Monday 15 August 2016

Amgueddfa Werin Cymru

Family came for the weekend, Gill bringing this lovely bouquet of flowers, the lilies now scenting the dining room.
On Sunday we traveled to Wales to visit the grave of my mother-in-law at her childhood home in a peaceful, green valley that was looking very beautiful on such a gentle summer's day. From there we went to look around the Museum of Welsh life where buildings from all over Wales have been rebuilt to show the history of the country. This row of cottages was built for iron workers in 1800 and the interiors have been furnished from that date, moving forwards in each dwelling up to the 1960's.

Great pains are taken to make both house and garden authentic to each period.
 This is the interior of a wooden shed that has been built in one of the front gardens.
 And there was a one-seater 'privvy'
 complete with squares of newspaper hanging from a nail at the back of the door!
The band was playing as we looked around. What would be for sale in the Gwalia stores?
 Just about any and everything, so it seems!

 With storage for more stock upstairs.
Many of the firm names were familiar to me and some of them are still going strong. Other smaller shops were dotted about the museum.

 And a blacksmith was hard at work in the smithy.
 The information relating to specific houses was fascinating, with a map to show the original site of each building.

Here is the sturdy little pig pen and yard sited in front of the house
 and a simple and attractive small flowerbed.
 I like the pattern of bent sticks, an idea that I shall use.
 The 'police' threatened to put me in handcuffs. (They didn't because they were unsure as to whether they would get them to open again.) Was I being arrested for not being Welsh or for filching ideas? They were re-enactors in '40's outfits. Note my sensible shoes. We did a great deal of walking but there was still far more that we did not manage to see.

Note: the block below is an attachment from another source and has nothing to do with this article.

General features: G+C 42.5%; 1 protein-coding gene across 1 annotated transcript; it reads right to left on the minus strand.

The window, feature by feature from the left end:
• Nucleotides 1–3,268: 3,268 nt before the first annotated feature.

Friday 12 August 2016

Pesto alla Genovese

 Things are growing well and it's great to wander into the garden and have a good choice of fresh produce to pick. I grow basil undercover in pots and now's the time to pull up some garlic and make pesto. It's a lovely, easy task. Just strip 2oz of basil leaves from their stalks and blend together with a clove or two of garlic, a tablespoon of pine nuts, six tablespoons of olive oil and an oz or so of grated parmesan.
 Add a pinch of salt and blend into a paste. It's the most beautiful colour. (And I'll bet you won't be able to resist licking the spoon once you've piled the pesto into the jars!)
 It makes enough sauce for three to four people. Add a sprinkling of parmesan to garnish the pasta. Mmm...

Saturday 6 August 2016


Lovely weather but I'm still taking the antibiotics to ward off Lyme disease and instructions say not to expose my skin to sunshine so it's an unaccustomed cover-up for me before I go out for a wander round the garden.
 Everything looks so much better under a warm, blue sky!
 At this time of year the colour pink seems to predominate.

 I'm very pleased with the new garden arch.

 Virtually all my roses have finished blooming.
In the veg garden I peer under the leaves to see what's growing. 
Some promising looking squash!

 The sweetcorn have yet to ripen.
 The leaves make a wonderful noise in the wind. It reminds me of the opening sequence in 'Onibaba'!

 I've treated myself to a new orchid. Who can resist when it only costs £4.50? I remember when they were a very exotic and expensive purchase.
 We had a delivery of logs this week and it prompted us to sweep the chimney of the woodturner in our sitting room. Everything was well sheeted. (Small nails are permenantly fixed to the picture rail and above the alcoves for hanging decorations and, in this case, dust sheets.) Himself said that there wouldn't be any dust. Haa ha! Every one of those little objects had to be taken down and washed. One of the downsides of being a collector of 'stuff'!
I hope that it's not too hot, nor too cold for you, dear bloggers, and that you are enjoying a comfortable and happy weekend.

Wednesday 3 August 2016

Rain and shine

When we got home we set to work to make our own scarecrow, making use of an old shirt with a very frayed collar, garden gloves with holes and an empty yogurt pot for a head. It has the pigeons confused!
 I catch glimpses of him from different parts of the garden.
But now he's looking rather forlorn after two days of solid rain.

 It beats me why people in Blighty complain about hot weather because it never lasts for more than a few days. On those rare times when it's warm and dry we like to eat out here under the shade of the walnut tree.
 But it isn't weather for sitting about so instead path edges have been trimmed,
a 'gothic' arch erected to give the  everlasting sweet peas something to ramble up,
 and a new crop cage put over the brassicas to keep them from being eaten.
 The courgettes are romping away. Today's lunch dealt with a few. Halved and parboiled, then the flesh scooped out and mixed with plenty of cheese, garlic, mixed herbs and some breadcrumbs and baked in the oven.